(RxWiki News) Increasingly, surgeons are using specialized tools to perform operations. Laparoscopic surgery - sometimes called "minimally invasive surgery" - uses tiny tubes and cameras that help the surgeon have better visibility of and access to certain areas.
But is it better than traditional "open surgery?"
Laparoscopic surgery is a safe and reasonable option for pancreatic cancer patients. And this procedure offers a number of advantages over traditional surgical methods.
"Find out about the various surgical options open to you."
To learn if laparoscopic distal pancreatectomy (removal of part or all of the pancreas) was as safe as traditional or open surgical methods, a team of researchers performed a meta-analysis of recent studies comparing the two techniques.
R. Venkat of The Johns Hopkins University Department of Surgery, led the work.
During laparoscopic surgery, small incisions of less than an inch are made and plastic tubes called ports are placed through these incisions. A video camera and instruments are then inserted through the ports. The surgeon can see view the surgical area on a high-definition monitor during the operation.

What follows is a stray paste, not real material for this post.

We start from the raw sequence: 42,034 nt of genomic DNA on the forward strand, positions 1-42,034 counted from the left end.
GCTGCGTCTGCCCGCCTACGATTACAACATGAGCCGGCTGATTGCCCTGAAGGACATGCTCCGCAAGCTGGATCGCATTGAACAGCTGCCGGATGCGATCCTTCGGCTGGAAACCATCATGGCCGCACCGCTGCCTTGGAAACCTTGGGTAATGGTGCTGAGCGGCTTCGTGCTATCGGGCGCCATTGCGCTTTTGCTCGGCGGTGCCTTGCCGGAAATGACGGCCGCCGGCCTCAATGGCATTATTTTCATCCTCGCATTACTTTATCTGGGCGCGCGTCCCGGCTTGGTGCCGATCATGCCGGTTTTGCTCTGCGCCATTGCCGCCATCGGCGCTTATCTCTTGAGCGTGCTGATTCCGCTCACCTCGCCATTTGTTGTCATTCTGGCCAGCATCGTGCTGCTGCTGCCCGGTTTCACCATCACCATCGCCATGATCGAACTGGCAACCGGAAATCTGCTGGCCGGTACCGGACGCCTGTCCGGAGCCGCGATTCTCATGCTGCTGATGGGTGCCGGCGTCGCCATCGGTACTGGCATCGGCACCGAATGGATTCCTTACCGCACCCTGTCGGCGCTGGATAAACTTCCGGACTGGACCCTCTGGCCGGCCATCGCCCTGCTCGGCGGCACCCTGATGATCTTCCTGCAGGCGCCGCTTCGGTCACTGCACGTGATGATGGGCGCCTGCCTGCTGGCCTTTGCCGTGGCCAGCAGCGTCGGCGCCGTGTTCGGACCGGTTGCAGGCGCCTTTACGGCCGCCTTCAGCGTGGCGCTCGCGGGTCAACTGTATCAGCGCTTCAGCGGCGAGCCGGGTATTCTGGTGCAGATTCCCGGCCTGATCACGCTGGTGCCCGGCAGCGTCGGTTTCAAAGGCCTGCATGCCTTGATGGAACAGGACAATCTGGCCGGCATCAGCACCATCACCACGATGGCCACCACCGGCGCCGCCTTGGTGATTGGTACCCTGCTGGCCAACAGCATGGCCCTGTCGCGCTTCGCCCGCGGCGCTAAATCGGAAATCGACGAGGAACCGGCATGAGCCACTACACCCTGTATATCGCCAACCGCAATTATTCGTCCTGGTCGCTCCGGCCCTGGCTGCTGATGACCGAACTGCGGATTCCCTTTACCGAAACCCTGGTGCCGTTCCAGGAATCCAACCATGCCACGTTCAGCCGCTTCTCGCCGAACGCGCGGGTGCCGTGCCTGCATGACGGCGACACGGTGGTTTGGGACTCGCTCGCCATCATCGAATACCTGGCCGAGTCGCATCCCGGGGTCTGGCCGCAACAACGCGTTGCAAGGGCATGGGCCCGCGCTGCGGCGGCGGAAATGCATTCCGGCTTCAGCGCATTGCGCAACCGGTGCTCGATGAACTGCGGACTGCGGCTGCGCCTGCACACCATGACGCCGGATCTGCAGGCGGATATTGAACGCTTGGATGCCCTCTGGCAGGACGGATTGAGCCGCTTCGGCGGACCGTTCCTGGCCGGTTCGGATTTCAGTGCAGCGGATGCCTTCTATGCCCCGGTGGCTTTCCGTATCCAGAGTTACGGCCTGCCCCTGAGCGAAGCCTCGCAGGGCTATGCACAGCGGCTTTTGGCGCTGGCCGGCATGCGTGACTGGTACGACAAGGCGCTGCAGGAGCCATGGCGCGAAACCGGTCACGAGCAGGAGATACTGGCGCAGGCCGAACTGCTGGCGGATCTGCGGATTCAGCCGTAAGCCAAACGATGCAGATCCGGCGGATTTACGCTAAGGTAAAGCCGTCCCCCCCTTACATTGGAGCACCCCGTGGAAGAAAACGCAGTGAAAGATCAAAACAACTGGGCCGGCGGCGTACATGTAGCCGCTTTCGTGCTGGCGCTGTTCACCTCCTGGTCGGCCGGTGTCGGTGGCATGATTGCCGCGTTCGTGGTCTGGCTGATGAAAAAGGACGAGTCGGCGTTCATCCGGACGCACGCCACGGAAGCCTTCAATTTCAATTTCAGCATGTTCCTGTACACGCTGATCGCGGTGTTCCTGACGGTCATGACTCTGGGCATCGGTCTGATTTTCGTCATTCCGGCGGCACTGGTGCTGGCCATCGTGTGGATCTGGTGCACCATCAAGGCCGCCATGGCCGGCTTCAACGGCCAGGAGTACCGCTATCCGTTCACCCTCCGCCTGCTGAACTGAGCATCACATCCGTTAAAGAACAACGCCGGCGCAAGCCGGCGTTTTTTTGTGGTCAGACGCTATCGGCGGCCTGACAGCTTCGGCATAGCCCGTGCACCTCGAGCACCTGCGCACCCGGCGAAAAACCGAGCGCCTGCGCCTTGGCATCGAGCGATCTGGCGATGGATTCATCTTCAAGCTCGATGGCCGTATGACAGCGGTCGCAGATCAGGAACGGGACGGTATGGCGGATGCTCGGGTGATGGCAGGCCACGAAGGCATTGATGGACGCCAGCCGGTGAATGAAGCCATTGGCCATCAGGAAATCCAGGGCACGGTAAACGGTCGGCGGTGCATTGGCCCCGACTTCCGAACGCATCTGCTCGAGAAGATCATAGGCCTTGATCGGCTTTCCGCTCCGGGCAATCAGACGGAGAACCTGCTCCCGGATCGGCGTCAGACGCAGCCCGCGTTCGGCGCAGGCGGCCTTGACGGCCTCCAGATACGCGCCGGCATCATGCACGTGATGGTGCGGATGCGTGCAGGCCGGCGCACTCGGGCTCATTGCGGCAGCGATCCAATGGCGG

The team analyzed 18 studies that reviewed information on 1814 patients (43 percent laparoscopic, 57 percent open). Here's what these studies found:
- Laparoscopic distal pancreatectomy (LDP) resulted in less blood loss.
- Hospital stays were shortened by four days.
- Post-surgical complications were significantly lower in the LDP group, compared to the traditional surgery - 33.9 vs. 44.2 percent.
- LDP resulted in fewer wound infections - 2.9 vs 8.1 percent.
- No difference was found in operative time, margin (area between healthy and diseased tissue), pancreatic fistula (leakage of fluids from the pancreas) and mortality.
Based on these results, researchers conclude, "The improved complication profile of LDP, taken together with the lack of compromise of margin status, suggests that this technique is a reasonable approach in selected cancer patients."
This research was published online April 16, 2012 in the Annals of Surgery.
No funding information or conflict of interest disclosures were publicly available.